Short Story: The Truth About Me and Anna

Written by: Archie Okeyo

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Follow her on twitter: @herhar

Anna: That’s all I can remember.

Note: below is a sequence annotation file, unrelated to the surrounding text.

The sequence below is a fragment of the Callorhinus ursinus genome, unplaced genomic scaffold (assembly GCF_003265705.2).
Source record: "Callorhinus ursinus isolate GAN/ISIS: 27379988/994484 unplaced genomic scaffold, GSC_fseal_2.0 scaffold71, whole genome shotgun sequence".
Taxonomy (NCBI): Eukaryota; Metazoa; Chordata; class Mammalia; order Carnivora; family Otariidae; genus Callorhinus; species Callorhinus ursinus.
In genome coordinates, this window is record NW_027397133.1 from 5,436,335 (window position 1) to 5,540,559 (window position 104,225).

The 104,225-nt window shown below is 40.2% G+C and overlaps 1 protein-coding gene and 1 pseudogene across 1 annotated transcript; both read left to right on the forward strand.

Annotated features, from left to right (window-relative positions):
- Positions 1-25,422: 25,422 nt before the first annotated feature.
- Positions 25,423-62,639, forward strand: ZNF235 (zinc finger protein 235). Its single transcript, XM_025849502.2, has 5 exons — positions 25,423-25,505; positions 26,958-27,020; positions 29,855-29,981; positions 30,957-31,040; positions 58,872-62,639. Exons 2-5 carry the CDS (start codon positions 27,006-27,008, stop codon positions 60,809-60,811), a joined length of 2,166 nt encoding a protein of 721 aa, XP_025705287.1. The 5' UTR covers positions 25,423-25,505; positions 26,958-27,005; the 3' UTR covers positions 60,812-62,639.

She asked me ‘how can you change the past?’ I looked at her coffee brown eyes. She had her hands folded across her chest. Her hair was neatly braided. She had a brown sweater on. I could see her belly: firm and round, almost bulging. I looked into the horizon and held my breath. She was standing before me. She was beautiful and her voice mellow. The wind carried her voice away. She talked about the truth. She talked about ‘us.’ She talked about the good times. I listened to her even though my back was facing her. I stood there ready to turn. She asked ‘what happened to all that?’ Then I saw her. Have you ever seen Death? I mean looked into her eyes and known that no matter what you said she’d got you good. I say death is a woman; because only she can be beautiful and determined.  Only a woman can bring a man to his knees. I loved Anna. I still do. But how can I change the past? You change it by reliving it. I drove to Kisumu that evening. She was standing there waiting for an answer. I walked out on her. That was the biggest mistake of my life. But like my Father used to say, a real man knows when to walk away. She is Mrs. Anna Otieno now. She is my brother’s wife. He is the other twin. I am happy for her; I am not happy for him. Things were good back then. I was happy and so was she. I am a Farmer now.